To recap, Sue Logue was the first woman to be executed by electric chair in South Carolina. Logue was sentenced for orchestrating the death of Davis Timmerman, as well as being implicated in the shooting deaths of Sheriff Wad Allen and Deputy “Doc” Clark. She was also rumored to be having an affair with Strom Thurmond. The Tompkins School was not only where Logue taught, but where it was rumored that she had several rendezvous with Thurmond when he was superintendent of schools for Edgefield County. (more…)

Pottersville Follow-up

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Pottersville Excavation-027

October 20, 2014

When I visited the Pottersville archeology dig last week, they were just getting started. I wanted to see how they were progressing, so I headed back down there. Plus, I wanted to get back to some of the school locations I’d missed.

I headed down early, but not as early as I had last time. I wanted to make sure they were underway when I arrived. I drove straight down without distraction, and made it there by about 10:00. Once again, only Nicole and Carrie were at the site. (more…)

Topiary, Camden, and More Schools

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Kershaw House

Thursday, October 16, 2014

It had been a busy week. I had been to Georgia, Laura had been to Florida and returned just in time for her birthday, and now it was time for another ramble through South Carolina. Several weeks ago, before all the craziness began, Dwight and I had agreed to try a phototrek down his way. Dwight said he had never been to Camden, so we decided to head that way. We would also throw in a trip out to Pearl Fryar’s Topiary Garden.

I picked up Dwight in Columbia, and we headed east out of town in I-20. We passed the exits for Lugoff and Camden, then took an exit we thought might be the correct one. Turns out we still had a few miles to go. No matter, we took two lane roads on into the town of Bishopville. Along the way we spotted a couple of interesting sites, such as an antique hearse and a Hogwarts wannabe. We even crossed the Scape Ore Swamp, home of the legendary Lizard Man.

Antique Hearse
Little Wizards

We entered Bishopville and turned south onto Highway 15. At Broad Acres Road we saw the sign for Pearl Fryar’s Topiary Garden, so we turned that way. (more…)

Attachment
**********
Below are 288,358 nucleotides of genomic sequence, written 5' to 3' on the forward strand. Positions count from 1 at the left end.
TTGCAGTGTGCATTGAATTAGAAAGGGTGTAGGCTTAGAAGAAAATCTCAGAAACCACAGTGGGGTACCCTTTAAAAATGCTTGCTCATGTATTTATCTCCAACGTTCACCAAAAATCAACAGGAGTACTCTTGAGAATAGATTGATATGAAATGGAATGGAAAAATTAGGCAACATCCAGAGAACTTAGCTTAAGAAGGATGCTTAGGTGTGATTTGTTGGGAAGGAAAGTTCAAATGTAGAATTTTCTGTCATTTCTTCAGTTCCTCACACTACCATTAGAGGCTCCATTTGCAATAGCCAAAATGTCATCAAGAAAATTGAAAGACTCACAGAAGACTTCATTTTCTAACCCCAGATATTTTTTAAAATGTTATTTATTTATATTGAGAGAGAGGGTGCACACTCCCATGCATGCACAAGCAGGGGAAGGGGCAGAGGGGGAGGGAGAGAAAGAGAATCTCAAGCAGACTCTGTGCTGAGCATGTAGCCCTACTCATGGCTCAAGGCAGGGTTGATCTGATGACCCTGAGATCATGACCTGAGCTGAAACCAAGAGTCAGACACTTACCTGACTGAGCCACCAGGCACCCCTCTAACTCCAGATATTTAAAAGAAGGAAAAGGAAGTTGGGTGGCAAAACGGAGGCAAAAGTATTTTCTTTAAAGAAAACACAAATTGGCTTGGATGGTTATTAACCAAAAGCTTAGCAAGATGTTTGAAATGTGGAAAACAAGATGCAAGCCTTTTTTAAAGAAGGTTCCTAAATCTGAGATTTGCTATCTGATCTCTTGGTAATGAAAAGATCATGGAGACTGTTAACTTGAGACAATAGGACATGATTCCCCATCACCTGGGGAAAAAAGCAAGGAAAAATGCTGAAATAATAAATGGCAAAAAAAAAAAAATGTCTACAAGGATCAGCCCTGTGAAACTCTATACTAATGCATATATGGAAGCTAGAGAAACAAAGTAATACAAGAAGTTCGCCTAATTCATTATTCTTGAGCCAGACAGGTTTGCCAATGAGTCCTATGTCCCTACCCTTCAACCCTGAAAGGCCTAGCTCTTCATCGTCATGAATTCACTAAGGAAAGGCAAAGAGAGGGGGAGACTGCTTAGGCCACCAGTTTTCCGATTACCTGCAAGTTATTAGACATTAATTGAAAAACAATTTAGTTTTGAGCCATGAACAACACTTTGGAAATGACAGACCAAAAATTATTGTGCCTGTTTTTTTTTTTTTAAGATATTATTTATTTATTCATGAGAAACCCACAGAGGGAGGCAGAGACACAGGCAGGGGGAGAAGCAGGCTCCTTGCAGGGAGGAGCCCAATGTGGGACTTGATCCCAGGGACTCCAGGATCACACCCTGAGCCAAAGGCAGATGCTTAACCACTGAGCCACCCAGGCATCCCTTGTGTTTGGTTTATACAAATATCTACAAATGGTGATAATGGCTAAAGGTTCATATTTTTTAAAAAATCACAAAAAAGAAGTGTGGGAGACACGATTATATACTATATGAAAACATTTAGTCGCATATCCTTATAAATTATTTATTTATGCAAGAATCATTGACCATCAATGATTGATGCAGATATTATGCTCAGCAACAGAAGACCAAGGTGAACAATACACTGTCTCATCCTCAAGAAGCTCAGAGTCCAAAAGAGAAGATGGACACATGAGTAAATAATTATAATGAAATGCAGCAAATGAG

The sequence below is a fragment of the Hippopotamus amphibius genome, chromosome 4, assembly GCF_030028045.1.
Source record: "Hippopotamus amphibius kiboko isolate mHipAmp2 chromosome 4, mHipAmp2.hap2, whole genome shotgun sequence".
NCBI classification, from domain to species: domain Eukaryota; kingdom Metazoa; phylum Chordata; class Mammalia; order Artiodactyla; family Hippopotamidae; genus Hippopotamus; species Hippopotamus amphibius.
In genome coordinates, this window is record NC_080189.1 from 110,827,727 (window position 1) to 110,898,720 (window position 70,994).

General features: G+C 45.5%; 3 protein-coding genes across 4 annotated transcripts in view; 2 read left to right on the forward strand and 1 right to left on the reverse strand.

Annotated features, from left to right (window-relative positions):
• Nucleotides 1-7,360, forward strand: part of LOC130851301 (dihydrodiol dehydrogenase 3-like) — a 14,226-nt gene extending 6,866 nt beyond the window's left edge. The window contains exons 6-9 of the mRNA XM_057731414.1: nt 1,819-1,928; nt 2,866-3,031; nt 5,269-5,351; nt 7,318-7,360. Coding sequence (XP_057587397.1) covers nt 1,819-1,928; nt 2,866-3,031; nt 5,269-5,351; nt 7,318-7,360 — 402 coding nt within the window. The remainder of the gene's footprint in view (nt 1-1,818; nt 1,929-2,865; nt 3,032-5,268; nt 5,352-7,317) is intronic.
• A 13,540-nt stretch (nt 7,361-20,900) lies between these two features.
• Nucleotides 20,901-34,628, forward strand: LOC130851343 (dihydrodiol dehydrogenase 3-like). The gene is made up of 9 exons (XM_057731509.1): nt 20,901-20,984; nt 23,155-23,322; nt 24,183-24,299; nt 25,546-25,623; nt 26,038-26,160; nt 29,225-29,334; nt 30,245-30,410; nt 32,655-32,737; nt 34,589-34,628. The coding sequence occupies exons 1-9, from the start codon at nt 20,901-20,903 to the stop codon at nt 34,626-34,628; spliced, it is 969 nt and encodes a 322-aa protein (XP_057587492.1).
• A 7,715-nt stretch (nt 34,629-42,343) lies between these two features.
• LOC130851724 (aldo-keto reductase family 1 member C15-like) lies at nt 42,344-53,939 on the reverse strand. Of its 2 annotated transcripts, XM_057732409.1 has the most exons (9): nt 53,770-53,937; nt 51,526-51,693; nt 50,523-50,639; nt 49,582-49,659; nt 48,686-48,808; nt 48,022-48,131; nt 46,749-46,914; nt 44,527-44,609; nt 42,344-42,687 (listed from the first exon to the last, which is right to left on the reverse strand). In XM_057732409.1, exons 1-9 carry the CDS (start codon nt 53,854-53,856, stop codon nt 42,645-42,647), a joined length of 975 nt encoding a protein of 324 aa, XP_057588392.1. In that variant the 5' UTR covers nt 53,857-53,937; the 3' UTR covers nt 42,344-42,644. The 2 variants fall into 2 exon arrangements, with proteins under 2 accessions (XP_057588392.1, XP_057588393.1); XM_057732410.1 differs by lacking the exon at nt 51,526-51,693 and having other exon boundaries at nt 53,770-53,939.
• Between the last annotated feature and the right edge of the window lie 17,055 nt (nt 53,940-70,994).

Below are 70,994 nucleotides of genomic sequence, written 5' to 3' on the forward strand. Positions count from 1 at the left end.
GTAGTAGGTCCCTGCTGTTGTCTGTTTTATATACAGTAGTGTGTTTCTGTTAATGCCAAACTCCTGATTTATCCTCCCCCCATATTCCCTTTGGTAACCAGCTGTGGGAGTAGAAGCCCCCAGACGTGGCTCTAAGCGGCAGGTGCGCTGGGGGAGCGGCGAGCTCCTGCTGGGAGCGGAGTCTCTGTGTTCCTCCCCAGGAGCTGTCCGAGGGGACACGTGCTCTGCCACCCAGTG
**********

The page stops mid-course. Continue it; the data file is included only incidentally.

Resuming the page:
A Tour through Mid-Georgia – Part One

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Philomath Church

Philomath Presbyterian Church

Sunday, October 12, 2014

Houston had stayed overnight after our Ghost Tour of Woodburn Plantation the night before. He had Monday off, and since Laura was out of town, Glynda and I decided to head down to Athens with him for a road trip. Of course, this would be one of our typical rambling road trips, full of history and interesting sights.

…and, of course, we couldn’t really take interstates. We headed down Augusta Road, then cut through Belton, Antreville, and the town of Iva. Just out from Iva we spotted a sign for one of my ghost towns.

Moffetsville (more…)

A Tour through Mid-Georgia – Part Two

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Central School

Central School

Monday, October 12, 2014

On Sunday we toured several historic Georgia communities, including one with family ties. After spending some family time with Glynda and Houston at his house in Athens, we decided to head out for more exploring.

After a big breakfast we headed south on Highway 441. Just southwest of Watkinsville we came to the area’s Heritage Park. The first building you see was the old Central School, which used to be on Colham Ferry Road.

Central School (more…)

The Schools of Edgefield and Saluda Counties

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Fruit Hill School HDR Texture

Fruit Hill School in Edgefield County

I had finally found a practical way of uploading my list of extant schools into my GPS. Rather than upload them as favorites, I was uploading them as custom POIs. The only drawback was that they didn’t show up on the map unless I specifically selected one. Oh well. It was a start.

My maps and several online sources indicated that Edgefield and Saluda counties were full of cool old schools that were still standing. Armed with this tool I set in search of a few.

My primary goal for the day had been a stop by the Pottersville Excavation Site just north of Edgefield. I had described that stop in the last post, so in this one I’ll focus on the schools. (more…)